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The Daily Wildcat

The Daily Wildcat


    Movie Review: Powerful acting about political power struggles

    Sean Penn, as the Louisiana demagogue Willie Stark, addresses a crowd in All the Kings Men, Steven Zaillians long-awaited adaptation of the classic novel.
    Sean Penn, as the Louisiana demagogue Willie Stark, addresses a crowd in “”All the King’s Men,”” Steven Zaillian’s long-awaited adaptation of the classic novel.

    With the November elections only a month or so away, what better way is there to get fired up to vote than to watch a movie like “”All the King’s Men”” about the moral decay in politics?

    Jack Burden (Jude Law) is a journalist covering local politics when he stumbles upon the humble Willie Stark (Sean Penn). Stark is a county treasurer in Louisiana who tries to inform the local people that the state government is filling their pockets instead of building schoolhouses.

    When the faultily made school building collapses, Stark becomes a town hero due to his morality. The even more corrupt government officials at the governor’s level then dupe him into running for governor as they use him in an attempt to split the “”hick vote.””

    Lo and behold, Stark manages to see through their game and ends up winning the election. Burden gets taken along for the ride with a new job as Stark’s sweet-talker. While Stark may have had dreams originally of bringing resources to the common people, Burden watches as his character evolves into something quite different. It seems no one can avoid the corrupting element of power.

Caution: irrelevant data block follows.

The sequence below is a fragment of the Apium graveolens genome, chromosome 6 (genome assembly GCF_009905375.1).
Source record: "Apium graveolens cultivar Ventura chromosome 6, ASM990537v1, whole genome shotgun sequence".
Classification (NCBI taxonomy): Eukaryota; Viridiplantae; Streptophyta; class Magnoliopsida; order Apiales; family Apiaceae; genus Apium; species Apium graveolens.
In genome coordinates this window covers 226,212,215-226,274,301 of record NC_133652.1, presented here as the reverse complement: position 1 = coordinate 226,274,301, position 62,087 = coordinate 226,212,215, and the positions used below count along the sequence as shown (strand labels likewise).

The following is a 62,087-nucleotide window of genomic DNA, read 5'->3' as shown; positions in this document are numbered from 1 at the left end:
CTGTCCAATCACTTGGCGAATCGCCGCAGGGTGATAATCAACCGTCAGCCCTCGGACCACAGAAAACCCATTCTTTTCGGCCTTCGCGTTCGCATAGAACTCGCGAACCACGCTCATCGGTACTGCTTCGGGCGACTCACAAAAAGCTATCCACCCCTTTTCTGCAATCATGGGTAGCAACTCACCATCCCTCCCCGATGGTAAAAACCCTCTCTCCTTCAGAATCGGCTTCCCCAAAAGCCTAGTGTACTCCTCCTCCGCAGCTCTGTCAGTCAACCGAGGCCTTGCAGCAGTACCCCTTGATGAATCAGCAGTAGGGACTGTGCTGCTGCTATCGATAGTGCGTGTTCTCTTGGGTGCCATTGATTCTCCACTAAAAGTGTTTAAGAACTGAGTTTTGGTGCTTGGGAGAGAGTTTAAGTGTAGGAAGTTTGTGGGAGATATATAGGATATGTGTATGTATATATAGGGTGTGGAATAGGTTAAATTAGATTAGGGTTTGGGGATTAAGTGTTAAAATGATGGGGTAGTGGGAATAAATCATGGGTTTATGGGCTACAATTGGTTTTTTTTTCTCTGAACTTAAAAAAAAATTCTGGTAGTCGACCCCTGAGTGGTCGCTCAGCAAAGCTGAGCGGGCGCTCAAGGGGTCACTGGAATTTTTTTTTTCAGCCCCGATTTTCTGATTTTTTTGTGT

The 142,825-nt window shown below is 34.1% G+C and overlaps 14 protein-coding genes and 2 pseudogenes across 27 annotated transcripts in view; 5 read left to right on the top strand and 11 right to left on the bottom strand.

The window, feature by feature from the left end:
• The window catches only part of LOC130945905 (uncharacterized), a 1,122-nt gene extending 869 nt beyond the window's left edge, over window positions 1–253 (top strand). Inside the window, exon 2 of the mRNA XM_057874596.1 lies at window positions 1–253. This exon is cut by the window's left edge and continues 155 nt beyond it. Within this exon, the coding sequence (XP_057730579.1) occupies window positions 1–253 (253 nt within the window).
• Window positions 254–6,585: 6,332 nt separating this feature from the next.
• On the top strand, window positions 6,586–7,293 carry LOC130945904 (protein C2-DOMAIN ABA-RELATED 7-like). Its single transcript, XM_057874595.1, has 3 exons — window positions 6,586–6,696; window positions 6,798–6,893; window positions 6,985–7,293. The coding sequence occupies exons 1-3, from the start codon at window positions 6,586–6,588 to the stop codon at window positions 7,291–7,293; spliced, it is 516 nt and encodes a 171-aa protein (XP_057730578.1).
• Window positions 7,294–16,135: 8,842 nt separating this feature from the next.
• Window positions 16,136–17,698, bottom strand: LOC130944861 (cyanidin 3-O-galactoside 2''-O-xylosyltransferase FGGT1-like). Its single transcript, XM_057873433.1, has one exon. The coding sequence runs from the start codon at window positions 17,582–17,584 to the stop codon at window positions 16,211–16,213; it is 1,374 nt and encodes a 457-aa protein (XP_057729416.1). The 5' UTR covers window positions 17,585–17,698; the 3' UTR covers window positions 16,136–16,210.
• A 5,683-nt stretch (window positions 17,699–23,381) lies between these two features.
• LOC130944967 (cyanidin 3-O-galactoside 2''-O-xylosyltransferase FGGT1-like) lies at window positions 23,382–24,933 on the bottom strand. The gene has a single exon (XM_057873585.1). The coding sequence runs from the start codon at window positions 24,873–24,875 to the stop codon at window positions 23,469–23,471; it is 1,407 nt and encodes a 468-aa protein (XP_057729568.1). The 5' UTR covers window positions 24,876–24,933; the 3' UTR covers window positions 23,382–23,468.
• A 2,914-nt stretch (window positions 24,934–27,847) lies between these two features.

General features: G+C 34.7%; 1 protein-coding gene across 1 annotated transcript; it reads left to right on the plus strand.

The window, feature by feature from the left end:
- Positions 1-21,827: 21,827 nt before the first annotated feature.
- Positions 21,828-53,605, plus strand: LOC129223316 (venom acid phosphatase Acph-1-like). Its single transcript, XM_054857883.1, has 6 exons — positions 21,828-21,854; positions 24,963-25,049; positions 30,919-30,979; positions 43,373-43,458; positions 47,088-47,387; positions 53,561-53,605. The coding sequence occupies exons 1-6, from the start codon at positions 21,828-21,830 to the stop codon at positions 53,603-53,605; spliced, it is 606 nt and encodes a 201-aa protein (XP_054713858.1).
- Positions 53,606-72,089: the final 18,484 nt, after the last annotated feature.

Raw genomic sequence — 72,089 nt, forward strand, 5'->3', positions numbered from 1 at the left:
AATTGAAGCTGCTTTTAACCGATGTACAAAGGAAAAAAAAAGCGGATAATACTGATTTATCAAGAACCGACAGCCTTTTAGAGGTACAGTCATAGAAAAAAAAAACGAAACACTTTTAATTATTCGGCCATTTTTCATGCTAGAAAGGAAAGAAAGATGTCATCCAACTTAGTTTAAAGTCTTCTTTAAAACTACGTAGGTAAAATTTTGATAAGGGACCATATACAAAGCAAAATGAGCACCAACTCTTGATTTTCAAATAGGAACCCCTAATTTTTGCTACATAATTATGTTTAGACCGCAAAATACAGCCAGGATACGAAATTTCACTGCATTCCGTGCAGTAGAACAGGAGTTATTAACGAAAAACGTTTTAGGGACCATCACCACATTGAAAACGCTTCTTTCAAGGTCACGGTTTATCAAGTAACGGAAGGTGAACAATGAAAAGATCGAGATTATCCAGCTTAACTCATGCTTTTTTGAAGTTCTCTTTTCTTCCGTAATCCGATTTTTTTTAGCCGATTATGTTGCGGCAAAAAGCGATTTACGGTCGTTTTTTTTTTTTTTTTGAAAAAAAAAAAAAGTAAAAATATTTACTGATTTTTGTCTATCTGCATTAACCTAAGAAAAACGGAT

From seeing all of the asterisks in the trailer, you probably noticed that pretty much all of the main cast has been either an Academy Award winner or nominee. Standing out in that cast is no easy matter, so the fact that Penn goes above and beyond the expected excellence really says something.

    He was an absolute perfect pick for this role. Penn is electrifying with every scene he’s in; he gesticulates wildly like a crazy man and yells loud and long, to the point of cracking his voice. It’s easy to see why people would be sucked into voting for him as the governor; he brings in an incredible amount of charisma through his character.

    Even with Penn’s energy, “”All the King’s Men”” does have trouble keeping your attention all the way through. Two hours is a long time for even the most action-packed movie. “”All the King’s Men”” isn’t that type of movie.

    “”All the Kings Men””
    141 min.
    Sony Production Company

    Rating: 7/10

    The film is based on Robert Penn Warren’s 600-plus page book (previously filmed in 1949), so it takes an incredibly long time to set up and develop. The plot is about the change in Stark’s character and ethics, and showing the moral ruin of a man isn’t something that you can just jump to quickly.

    If you’re willing to put in the effort and stick with it, “”All the King’s Men”” is well worth watching. However, if you’re the type who already starts squirming in your seat with impatience before the trailers are over, this probably won’t be the movie to see (but I hear “”Jackass Number Two”” is out).

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